"For now the only thing you can do with it is use it for direct combustion," Kling said. "But if it becomes a major crop other researchers could start working on the process of how to break it down," he said.
These are black locust seedlings at the University of Illinois.
Credit: Stephanie Henry, University of Illinois
"The EBI is working on how to get the sugars out of plants and how to turn those to alcohols. It is a very tough thing to do. It's typically been tough to break down the biomass in woody plants to make it useful for alcohol production. Our plan is to be able to take anything we grow and convert it into a drop-in fuel."
Kling said he and his team's role in the EBI's feedstock production/agronomy program, is to improve the production aspects of bioenergy crops. While other researchers in the program have evaluated miscanthus, switchgrass, and prairie cord grass, Kling is examining which short-rotation woody crops grow best in the Midwest.
"Robinia pseudoacacia is showing great potential as a biomass crop for Midwestern energy production, out-yielding the next closest species by nearly three-fold," Kling said. "We picked the best crops and moved those forward. Other crops may catch up, but black locust was the fastest out of the gate. We will pursue other crops as well for a number of years, but we want to move to the next step which is on to improved selections."
As part of the initial study, two-year old seedlings were planted in the spring of 2010, grown over the summers of 2010 and 2011, and were then coppiced in the winter of 2011-2012. By coppicing the plants after a period of growth, or cutting the plants back from a single stem just a few inches from the ground, Kling explained that this process allows the plant to grow back with multiple stems coming from the base and shoots coming up from underground root systems.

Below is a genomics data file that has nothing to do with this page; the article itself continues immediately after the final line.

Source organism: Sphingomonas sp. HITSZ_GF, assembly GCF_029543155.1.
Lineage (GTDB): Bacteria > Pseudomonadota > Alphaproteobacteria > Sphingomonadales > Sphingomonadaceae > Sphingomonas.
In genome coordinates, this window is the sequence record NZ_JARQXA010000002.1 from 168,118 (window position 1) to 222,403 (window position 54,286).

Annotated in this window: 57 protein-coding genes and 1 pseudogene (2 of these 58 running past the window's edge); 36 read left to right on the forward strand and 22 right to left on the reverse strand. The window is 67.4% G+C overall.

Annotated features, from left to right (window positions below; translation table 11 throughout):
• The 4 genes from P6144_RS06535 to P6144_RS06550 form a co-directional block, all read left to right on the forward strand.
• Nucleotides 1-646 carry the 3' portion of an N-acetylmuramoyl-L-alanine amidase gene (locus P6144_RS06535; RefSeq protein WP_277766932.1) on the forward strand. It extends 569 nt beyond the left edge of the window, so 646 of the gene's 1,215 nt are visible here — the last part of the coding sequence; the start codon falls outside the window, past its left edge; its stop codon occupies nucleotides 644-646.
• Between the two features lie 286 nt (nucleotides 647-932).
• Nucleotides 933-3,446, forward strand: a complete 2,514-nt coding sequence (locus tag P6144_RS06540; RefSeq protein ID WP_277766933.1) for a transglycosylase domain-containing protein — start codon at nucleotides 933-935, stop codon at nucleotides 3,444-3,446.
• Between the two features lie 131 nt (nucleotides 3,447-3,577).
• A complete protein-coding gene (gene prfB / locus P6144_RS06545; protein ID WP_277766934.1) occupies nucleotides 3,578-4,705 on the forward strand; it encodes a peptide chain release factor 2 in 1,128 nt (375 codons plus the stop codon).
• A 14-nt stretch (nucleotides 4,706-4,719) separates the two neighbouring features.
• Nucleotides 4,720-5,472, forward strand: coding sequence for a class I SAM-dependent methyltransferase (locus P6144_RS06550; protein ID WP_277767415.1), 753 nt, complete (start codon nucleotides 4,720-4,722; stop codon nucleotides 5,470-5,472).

"Black locust is effective at colonizing an area, because it freely branches like that," Kling said. "It's a good candidate for this kind of treatment, but not all plants will tolerate this process. It forces the plants to essentially grow up as shrubs, with more frequent harvests. By planting much closer together and causing them to branch like that, you are able to fill up available space, intercept light more quickly, and use the field resources more efficiently."
Researchers assumed they would harvest 3 to 5 years after coppicing, which is comparable to woody crops such as the willow. "After that first coppicing in February 2012, and then after last year's very early spring, the black locust was growing quite rapidly. It was already a foot tall when we had that freeze in the middle of April, which froze them back to the ground. They began to regrow and put out new shoots in May. By the end of last season, the plants were nearly equivalent to the first two years' growth," he said.
This spring, a preliminary check on the black locust crops, which included harvesting 3 plants from the edge of the field, produced a yield of 12 to 13 mega grams per hectare (Mg ha-1), which exceeded what was produced over the first two years' growth, Kling said.
This rapid growth is what distinguished the black locust from other woody plants in the study.
"We are now looking at harvesting every 2 years rather than every 3 to 5 years as we first assumed," Kling explained. "This would allow producers to get some payback a lot quicker from their investment."
Based on these encouraging findings, Kling said two new experiments were started this spring, through the EBI, both looking at different germplasm for black locust crops. In the first, Kling said seedlings were ordered from 10 different commercial sources across 8 states.
"We wanted to sample as much commercial germplasm as we could to see if some are faster growing," he said. "For example, in Hungary, with appropriate selection, researchers were able to improve yield by approximately 25 percent compared to unimproved black locust. We're certainly in our infancy yet in terms of trying to improve and select for improved yield, but you've got to start somewhere and looking at different germplasm sources is one way to do that."